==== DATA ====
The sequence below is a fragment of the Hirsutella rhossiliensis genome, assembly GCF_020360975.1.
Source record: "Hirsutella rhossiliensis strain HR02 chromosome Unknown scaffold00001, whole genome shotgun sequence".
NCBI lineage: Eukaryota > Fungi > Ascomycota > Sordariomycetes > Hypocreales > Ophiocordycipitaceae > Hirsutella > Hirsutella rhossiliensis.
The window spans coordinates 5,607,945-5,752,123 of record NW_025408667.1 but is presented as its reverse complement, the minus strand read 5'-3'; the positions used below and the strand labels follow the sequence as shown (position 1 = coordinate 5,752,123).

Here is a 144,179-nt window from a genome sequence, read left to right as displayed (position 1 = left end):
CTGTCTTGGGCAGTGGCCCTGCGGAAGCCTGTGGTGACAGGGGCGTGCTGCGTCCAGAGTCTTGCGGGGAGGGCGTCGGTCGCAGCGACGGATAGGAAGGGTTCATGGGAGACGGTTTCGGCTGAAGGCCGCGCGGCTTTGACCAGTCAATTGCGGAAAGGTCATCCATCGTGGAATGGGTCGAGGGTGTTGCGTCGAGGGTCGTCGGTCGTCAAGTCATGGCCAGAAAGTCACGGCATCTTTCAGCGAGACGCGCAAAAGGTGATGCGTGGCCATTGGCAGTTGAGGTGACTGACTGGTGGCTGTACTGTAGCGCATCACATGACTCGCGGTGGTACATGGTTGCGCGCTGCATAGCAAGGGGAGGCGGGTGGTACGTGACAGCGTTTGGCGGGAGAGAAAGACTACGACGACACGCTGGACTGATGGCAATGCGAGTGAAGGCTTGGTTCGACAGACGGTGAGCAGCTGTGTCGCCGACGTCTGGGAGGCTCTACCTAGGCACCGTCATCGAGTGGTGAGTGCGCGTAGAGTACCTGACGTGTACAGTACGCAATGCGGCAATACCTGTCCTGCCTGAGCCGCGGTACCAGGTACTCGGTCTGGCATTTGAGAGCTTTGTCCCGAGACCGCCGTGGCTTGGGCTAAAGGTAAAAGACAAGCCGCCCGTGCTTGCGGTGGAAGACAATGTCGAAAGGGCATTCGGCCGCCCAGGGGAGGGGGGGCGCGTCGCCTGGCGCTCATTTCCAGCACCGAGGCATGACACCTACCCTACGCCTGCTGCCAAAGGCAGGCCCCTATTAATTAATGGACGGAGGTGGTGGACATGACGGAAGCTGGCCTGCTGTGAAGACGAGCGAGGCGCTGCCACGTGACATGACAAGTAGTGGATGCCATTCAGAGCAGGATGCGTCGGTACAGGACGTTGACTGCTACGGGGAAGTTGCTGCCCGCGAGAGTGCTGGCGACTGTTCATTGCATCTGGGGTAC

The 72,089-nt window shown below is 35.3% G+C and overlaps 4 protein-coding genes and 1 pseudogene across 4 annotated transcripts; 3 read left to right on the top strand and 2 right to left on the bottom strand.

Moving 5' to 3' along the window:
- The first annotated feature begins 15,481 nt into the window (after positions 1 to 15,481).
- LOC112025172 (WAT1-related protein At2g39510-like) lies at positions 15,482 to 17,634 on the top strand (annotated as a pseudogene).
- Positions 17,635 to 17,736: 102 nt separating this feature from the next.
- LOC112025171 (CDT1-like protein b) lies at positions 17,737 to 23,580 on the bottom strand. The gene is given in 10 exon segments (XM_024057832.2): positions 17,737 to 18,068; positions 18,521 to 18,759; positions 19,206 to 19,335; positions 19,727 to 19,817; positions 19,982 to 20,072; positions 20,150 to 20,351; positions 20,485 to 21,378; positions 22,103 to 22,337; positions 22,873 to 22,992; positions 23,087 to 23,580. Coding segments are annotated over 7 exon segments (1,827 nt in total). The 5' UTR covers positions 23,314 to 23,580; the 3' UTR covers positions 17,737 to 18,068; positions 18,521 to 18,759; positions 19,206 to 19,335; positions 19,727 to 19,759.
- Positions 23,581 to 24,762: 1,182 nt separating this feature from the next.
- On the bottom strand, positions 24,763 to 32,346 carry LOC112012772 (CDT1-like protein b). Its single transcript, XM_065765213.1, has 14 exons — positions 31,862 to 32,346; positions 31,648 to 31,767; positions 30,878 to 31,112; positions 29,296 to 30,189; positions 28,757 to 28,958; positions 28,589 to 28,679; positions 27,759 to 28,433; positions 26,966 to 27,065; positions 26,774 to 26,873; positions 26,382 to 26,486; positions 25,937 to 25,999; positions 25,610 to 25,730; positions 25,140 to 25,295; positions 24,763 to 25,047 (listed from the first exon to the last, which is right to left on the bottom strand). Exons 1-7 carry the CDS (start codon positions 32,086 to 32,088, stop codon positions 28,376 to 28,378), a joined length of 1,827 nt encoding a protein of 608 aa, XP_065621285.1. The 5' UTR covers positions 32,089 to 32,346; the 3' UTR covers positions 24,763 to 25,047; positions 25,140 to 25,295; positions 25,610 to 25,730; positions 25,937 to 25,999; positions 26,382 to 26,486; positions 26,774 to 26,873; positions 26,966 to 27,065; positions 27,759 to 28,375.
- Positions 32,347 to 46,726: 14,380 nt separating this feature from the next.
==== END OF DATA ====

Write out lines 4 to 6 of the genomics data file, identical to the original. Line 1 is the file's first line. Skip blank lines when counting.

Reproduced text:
The window spans coordinates 5,607,945-5,752,123 of record NW_025408667.1 but is presented as its reverse complement, the minus strand read 5'-3'; the positions used below and the strand labels follow the sequence as shown (position 1 = coordinate 5,752,123).

Here is a 144,179-nt window from a genome sequence, read left to right as displayed (position 1 = left end):
CTGTCTTGGGCAGTGGCCCTGCGGAAGCCTGTGGTGACAGGGGCGTGCTGCGTCCAGAGTCTTGCGGGGAGGGCGTCGGTCGCAGCGACGGATAGGAAGGGTTCATGGGAGACGGTTTCGGCTGAAGGCCGCGCGGCTTTGACCAGTCAATTGCGGAAAGGTCATCCATCGTGGAATGGGTCGAGGGTGTTGCGTCGAGGGTCGTCGGTCGTCAAGTCATGGCCAGAAAGTCACGGCATCTTTCAGCGAGACGCGCAAAAGGTGATGCGTGGCCATTGGCAGTTGAGGTGACTGACTGGTGGCTGTACTGTAGCGCATCACATGACTCGCGGTGGTACATGGTTGCGCGCTGCATAGCAAGGGGAGGCGGGTGGTACGTGACAGCGTTTGGCGGGAGAGAAAGACTACGACGACACGCTGGACTGATGGCAATGCGAGTGAAGGCTTGGTTCGACAGACGGTGAGCAGCTGTGTCGCCGACGTCTGGGAGGCTCTACCTAGGCACCGTCATCGAGTGGTGAGTGCGCGTAGAGTACCTGACGTGTACAGTACGCAATGCGGCAATACCTGTCCTGCCTGAGCCGCGGTACCAGGTACTCGGTCTGGCATTTGAGAGCTTTGTCCCGAGACCGCCGTGGCTTGGGCTAAAGGTAAAAGACAAGCCGCCCGTGCTTGCGGTGGAAGACAATGTCGAAAGGGCATTCGGCCGCCCAGGGGAGGGGGGGCGCGTCGCCTGGCGCTCATTTCCAGCACCGAGGCATGACACCTACCCTACGCCTGCTGCCAAAGGCAGGCCCCTATTAATTAATGGACGGAGGTGGTGGACATGACGGAAGCTGGCCTGCTGTGAAGACGAGCGAGGCGCTGCCACGTGACATGACAAGTAGTGGATGCCATTCAGAGCAGGATGCGTCGGTACAGGACGTTGACTGCTACGGGGAAGTTGCTGCCCGCGAGAGTGCTGGCGACTGTTCATTGCATCTGGGGTAC